“There’s no harm in hoping for the best as long as you’re prepared for the worst.”
– Stephen King
I am not a doctor or subject matter expert, I write this as someone who has been talking to and closely following the experiences of doctors, researchers, patients and ordinary citizens in Wuhan and other parts of China for 2 months now, and for the last week in Milan.
Expect next week to be the start of a very difficult period of time. Many parts of Canada, the USA, and most countries in Europe seem somewhere from 2 to 7 days away from starting to experience something similar to what happened in Wuhan and surrounding Hubei, and what is now happening in Italy. The Ohio department of health just estimated that in Ohio alone there are one hundred thousand people currently carrying the coronavirus, and that they expect that number to double every six days.
Expect a number of cities and countries to start enforcing lockdowns in the days to come. This is a good thing as the clearest indication we have as to what we can all do about this is to keep away from one another. Lockdowns typically aren’t so bad, in most countries it means you’ll be issued a pass that tells you when or how often you’re permitted to go outside to get the things you need. Otherwise you’ll just be stuck at home. In some cases it might be a few weeks, in others a few months.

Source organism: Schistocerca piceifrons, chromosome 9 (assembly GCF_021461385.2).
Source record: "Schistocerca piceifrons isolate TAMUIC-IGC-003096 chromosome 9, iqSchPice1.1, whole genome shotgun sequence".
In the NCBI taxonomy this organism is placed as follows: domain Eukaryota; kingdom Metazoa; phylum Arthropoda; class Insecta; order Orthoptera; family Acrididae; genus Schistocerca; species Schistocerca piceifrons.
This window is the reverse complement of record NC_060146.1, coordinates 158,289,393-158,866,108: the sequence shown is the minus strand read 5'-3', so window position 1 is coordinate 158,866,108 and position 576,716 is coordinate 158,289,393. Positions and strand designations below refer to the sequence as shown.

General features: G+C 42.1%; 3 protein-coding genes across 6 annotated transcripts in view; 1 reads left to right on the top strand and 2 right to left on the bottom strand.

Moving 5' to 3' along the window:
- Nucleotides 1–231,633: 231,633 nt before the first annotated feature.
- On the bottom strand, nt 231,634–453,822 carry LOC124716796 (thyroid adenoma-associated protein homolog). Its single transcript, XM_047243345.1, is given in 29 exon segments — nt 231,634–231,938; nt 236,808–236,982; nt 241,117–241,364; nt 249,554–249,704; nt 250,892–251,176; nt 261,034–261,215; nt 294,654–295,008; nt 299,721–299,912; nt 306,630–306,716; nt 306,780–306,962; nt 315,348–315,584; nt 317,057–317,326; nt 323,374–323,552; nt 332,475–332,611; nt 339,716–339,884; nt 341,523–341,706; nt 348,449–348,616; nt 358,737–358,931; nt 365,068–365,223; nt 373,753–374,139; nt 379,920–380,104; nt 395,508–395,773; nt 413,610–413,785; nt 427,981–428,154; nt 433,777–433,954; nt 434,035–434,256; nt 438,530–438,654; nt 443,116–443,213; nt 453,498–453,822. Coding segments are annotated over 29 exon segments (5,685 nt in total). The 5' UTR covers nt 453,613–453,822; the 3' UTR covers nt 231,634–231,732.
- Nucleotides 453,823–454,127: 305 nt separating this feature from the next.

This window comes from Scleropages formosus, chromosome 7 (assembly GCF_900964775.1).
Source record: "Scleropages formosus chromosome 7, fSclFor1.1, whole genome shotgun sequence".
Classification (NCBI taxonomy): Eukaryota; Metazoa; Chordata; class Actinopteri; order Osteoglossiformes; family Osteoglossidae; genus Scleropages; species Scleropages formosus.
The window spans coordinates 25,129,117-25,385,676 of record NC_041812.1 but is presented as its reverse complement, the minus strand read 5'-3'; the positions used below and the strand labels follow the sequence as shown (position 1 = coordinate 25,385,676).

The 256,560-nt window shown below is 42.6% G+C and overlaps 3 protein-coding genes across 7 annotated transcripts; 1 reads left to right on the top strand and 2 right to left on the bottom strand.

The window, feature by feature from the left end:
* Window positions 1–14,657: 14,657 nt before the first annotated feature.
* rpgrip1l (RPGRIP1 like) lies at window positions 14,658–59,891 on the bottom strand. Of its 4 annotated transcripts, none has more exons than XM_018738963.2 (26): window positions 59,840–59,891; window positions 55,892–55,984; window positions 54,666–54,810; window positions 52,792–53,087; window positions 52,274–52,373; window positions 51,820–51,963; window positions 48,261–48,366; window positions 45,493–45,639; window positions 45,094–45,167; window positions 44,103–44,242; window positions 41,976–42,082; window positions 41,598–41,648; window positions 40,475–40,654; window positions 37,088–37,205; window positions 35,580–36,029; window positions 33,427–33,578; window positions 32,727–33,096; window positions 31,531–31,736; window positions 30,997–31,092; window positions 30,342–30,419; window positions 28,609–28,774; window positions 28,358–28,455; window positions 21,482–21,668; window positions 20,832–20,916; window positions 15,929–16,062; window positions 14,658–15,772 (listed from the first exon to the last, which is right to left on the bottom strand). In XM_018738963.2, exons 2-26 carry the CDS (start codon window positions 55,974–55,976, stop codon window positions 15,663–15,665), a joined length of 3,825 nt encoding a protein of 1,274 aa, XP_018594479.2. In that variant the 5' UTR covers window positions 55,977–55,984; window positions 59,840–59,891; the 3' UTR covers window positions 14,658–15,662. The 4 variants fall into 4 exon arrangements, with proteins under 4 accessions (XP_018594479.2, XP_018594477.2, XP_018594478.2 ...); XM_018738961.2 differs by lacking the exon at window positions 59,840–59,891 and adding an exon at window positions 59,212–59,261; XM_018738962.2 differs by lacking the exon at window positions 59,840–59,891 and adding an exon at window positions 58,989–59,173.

As for the virus, it won’t be that bad either for most. You may be mostly bedridden for a number of days, but unless you need critical care there isn’t anything any doctor can really do for you. Most of our bodies are strong enough to deal with this virus on its own. Don’t panic, drink plenty of water, rest, and just give your body time to do what it knows how to do. We’ve been fighting this war for longer than you can imagine.
If you start to experience serious difficulty breathing call your doctor or, if it gets severe, try to get to an ER. The best thing you can do at the moment is know who you are going to call and where you are going to go if the need arises.
The greatest burden will be felt by those in health services, especially those in our hospitals and critical care facilities. Please keep in mind the sheer number of calls and requests they will receive. Not to mention that they are also going to be most at risk of contracting the virus themselves. Many will face the most trying time of their lives, they will need as much support from their communities as possible.
That’s all for now, feel free to reach out if you have any questions. If you want to read more here are some articles I found helpful…
Finally, something to think about. In 1665, the University of Cambridge temporarily closed due to the bubonic plague. It forced Isaac Newton to work from home, and he used this time to develop calculus and the theory of gravity. Who knows what good will come from most of us getting a little extra time to just sit and think.